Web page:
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A signed early edition of A Tale Of Two Cities sent by Charles Dickens to George Eliot, in which Dickens expresses his “high admiration and regard” for his fellow novelist, has been valued at more than a quarter of a million pounds.
Peter Harrington, a rare bookseller in London, has put a price of £275,000 (RM1.4mil) on the copy of A Tale Of Two Cities, which features Dickens’ signature and the inscription: “To George Eliot. With high admiration and regard. December, 1859.”
Dickens had been a fan of Eliot ever since the author, whose real name was Mary Ann Evans, sent him a copy of her debut, Scenes Of Clerical Life. Writing to her in 1858 to tell her of his admiration, Dickens was one of the first people to guess that Eliot might be a woman. He praised the “exquisite truth and delicacy” of her stories, which he said he had “never seen the like of”.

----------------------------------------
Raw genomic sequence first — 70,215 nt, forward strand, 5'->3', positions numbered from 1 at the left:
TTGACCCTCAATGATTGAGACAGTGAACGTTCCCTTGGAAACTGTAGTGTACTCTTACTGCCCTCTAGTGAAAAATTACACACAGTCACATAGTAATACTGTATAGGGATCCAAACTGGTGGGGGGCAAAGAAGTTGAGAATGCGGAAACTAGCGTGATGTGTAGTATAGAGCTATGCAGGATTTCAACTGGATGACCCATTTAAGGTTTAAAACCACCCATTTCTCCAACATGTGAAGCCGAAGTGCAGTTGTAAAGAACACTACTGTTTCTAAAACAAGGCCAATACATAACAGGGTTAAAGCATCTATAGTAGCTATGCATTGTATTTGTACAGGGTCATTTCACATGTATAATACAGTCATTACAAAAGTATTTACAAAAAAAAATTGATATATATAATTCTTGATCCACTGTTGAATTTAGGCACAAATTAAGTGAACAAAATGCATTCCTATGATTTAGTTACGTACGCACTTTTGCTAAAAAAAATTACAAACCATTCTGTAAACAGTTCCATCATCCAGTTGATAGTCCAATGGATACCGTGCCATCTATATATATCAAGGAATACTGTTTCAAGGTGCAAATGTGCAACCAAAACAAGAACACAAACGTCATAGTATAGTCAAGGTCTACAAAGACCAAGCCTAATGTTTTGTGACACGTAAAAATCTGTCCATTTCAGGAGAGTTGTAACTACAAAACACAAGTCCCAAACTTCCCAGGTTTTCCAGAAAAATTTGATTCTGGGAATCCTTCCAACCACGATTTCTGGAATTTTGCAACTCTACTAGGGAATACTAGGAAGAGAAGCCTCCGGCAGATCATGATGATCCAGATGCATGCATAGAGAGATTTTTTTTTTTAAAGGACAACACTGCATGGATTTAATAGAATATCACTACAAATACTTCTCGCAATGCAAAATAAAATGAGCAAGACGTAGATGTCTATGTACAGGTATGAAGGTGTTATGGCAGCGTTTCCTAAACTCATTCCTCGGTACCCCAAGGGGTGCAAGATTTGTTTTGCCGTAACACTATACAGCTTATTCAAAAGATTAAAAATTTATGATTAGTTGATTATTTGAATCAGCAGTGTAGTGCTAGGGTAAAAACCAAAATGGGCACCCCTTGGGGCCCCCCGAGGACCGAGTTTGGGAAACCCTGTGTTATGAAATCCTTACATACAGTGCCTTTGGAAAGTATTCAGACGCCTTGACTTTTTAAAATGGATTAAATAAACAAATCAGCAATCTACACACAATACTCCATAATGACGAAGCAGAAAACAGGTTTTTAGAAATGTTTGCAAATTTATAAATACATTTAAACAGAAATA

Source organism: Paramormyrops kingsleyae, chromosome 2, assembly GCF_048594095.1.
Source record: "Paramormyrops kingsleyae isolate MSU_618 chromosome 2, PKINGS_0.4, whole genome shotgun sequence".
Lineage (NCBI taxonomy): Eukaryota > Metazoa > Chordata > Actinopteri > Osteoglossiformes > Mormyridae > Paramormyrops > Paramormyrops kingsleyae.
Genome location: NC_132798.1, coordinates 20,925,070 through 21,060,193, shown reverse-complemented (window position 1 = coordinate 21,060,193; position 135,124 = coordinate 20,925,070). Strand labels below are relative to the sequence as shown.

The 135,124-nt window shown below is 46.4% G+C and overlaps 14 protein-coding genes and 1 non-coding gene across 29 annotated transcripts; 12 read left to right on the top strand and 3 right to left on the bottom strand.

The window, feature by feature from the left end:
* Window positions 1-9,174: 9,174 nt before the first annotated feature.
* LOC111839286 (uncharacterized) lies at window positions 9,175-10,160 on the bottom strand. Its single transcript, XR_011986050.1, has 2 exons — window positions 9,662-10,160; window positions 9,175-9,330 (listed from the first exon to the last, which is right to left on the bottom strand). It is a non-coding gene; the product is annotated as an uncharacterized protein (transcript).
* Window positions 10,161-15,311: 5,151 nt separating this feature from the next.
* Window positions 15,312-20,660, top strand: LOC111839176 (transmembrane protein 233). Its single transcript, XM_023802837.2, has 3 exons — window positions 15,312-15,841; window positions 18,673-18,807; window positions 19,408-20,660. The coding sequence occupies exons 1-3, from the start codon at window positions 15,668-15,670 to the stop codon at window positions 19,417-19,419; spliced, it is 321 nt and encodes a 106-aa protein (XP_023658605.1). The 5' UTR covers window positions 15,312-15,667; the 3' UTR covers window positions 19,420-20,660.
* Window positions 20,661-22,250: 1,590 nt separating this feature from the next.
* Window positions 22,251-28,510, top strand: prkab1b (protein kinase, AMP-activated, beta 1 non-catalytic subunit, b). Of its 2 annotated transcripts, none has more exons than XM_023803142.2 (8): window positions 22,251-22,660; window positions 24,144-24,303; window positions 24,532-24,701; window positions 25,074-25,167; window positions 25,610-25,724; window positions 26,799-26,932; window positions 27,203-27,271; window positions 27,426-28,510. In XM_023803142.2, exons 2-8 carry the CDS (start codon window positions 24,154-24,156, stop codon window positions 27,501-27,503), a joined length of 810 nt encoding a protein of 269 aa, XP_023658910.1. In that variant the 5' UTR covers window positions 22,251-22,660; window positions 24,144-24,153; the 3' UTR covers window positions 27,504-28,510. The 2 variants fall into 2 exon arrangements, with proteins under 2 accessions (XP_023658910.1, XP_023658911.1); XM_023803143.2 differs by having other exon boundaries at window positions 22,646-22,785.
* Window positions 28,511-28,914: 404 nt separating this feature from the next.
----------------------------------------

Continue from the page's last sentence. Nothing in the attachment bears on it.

“I should have been strongly disposed, if I had been left to my own devices, to address the said writer as a woman,” Dickens continued.
Later, when Eliot sent Dickens a copy of her novel Adam Bede in July 1859, she would reveal her identity – a piece of news Dickens told her he would keep in confidence, adding what a “rare and genuine delight” it had been “to become acquainted in the spirit with so noble a writer”.
The copy of A Tale Of Two Cities he sent to Eliot is a presentation copy – authors would request a handful of copies from their publishers to give away early to the people they wanted to see it, says Pom Harrington at Peter Harrington. The edition resurfaced in the 1920s, when the step-granddaughter of Eliot decided to sell it. – Guardian News & Media
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Charles Dickens, George Eliot, rare books, Peter Harrington, signed book
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